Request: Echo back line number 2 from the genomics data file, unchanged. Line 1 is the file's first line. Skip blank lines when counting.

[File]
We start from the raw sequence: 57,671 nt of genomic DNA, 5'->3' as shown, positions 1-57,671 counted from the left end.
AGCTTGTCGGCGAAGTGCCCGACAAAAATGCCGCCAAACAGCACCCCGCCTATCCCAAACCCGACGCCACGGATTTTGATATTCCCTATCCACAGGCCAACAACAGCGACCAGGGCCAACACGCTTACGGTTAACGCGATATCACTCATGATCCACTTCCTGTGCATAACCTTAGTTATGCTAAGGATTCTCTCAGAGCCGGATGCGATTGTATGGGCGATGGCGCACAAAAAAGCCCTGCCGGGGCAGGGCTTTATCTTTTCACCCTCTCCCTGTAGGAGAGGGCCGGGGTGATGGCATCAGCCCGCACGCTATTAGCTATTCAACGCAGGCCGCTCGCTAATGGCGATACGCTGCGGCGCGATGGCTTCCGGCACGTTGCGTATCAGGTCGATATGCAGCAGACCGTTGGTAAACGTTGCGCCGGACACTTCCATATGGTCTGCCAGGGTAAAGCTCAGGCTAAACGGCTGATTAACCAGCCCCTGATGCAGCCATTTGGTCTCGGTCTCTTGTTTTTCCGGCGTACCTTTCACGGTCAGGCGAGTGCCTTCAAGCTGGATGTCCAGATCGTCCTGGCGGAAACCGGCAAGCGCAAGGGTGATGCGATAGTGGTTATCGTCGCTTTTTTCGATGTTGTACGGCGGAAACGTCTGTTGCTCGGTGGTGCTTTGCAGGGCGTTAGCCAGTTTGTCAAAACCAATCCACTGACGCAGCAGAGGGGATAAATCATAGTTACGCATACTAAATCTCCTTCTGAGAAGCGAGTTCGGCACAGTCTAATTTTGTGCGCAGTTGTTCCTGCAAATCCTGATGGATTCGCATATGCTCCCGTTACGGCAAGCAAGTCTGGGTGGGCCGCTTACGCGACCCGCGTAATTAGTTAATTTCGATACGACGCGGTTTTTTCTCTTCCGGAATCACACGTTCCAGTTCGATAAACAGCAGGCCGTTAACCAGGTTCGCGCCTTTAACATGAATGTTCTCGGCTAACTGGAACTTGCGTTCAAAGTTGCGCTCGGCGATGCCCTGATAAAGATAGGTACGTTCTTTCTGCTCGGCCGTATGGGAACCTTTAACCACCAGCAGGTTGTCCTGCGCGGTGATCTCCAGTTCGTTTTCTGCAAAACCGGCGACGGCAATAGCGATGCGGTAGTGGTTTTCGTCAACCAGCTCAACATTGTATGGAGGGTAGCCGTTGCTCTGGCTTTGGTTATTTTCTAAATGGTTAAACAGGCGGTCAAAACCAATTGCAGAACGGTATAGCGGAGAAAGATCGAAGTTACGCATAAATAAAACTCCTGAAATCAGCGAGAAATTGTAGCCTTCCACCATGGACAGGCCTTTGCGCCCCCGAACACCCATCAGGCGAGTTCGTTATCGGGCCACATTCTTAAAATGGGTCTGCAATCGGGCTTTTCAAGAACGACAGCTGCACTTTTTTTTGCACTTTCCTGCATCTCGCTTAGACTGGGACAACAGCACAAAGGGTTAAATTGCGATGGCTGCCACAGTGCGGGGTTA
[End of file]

AGCTTGTCGGCGAAGTGCCCGACAAAAATGCCGCCAAACAGCACCCCGCCTATCCCAAACCCGACGCCACGGATTTTGATATTCCCTATCCACAGGCCAACAACAGCGACCAGGGCCAACACGCTTACGGTTAACGCGATATCACTCATGATCCACTTCCTGTGCATAACCTTAGTTATGCTAAGGATTCTCTCAGAGCCGGATGCGATTGTATGGGCGATGGCGCACAAAAAAGCCCTGCCGGGGCAGGGCTTTATCTTTTCACCCTCTCCCTGTAGGAGAGGGCCGGGGTGATGGCATCAGCCCGCACGCTATTAGCTATTCAACGCAGGCCGCTCGCTAATGGCGATACGCTGCGGCGCGATGGCTTCCGGCACGTTGCGTATCAGGTCGATATGCAGCAGACCGTTGGTAAACGTTGCGCCGGACACTTCCATATGGTCTGCCAGGGTAAAGCTCAGGCTAAACGGCTGATTAACCAGCCCCTGATGCAGCCATTTGGTCTCGGTCTCTTGTTTTTCCGGCGTACCTTTCACGGTCAGGCGAGTGCCTTCAAGCTGGATGTCCAGATCGTCCTGGCGGAAACCGGCAAGCGCAAGGGTGATGCGATAGTGGTTATCGTCGCTTTTTTCGATGTTGTACGGCGGAAACGTCTGTTGCTCGGTGGTGCTTTGCAGGGCGTTAGCCAGTTTGTCAAAACCAATCCACTGACGCAGCAGAGGGGATAAATCATAGTTACGCATACTAAATCTCCTTCTGAGAAGCGAGTTCGGCACAGTCTAATTTTGTGCGCAGTTGTTCCTGCAAATCCTGATGGATTCGCATATGCTCCCGTTACGGCAAGCAAGTCTGGGTGGGCCGCTTACGCGACCCGCGTAATTAGTTAATTTCGATACGACGCGGTTTTTTCTCTTCCGGAATCACACGTTCCAGTTCGATAAACAGCAGGCCGTTAACCAGGTTCGCGCCTTTAACATGAATGTTCTCGGCTAACTGGAACTTGCGTTCAAAGTTGCGCTCGGCGATGCCCTGATAAAGATAGGTACGTTCTTTCTGCTCGGCCGTATGGGAACCTTTAACCACCAGCAGGTTGTCCTGCGCGGTGATCTCCAGTTCGTTTTCTGCAAAACCGGCGACGGCAATAGCGATGCGGTAGTGGTTTTCGTCAACCAGCTCAACATTGTATGGAGGGTAGCCGTTGCTCTGGCTTTGGTTATTTTCTAAATGGTTAAACAGGCGGTCAAAACCAATTGCAGAACGGTATAGCGGAGAAAGATCGAAGTTACGCATAAATAAAACTCCTGAAATCAGCGAGAAATTGTAGCCTTCCACCATGGACAGGCCTTTGCGCCCCCGAACACCCATCAGGCGAGTTCGTTATCGGGCCACATTCTTAAAATGGGTCTGCAATCGGGCTTTTCAAGAACGACAGCTGCACTTTTTTTTGCACTTTCCTGCATCTCGCTTAGACTGGGACAACAGCACAAAGGGTTAAATTGCGATGGCTGCCACAGTGCGGGGTTA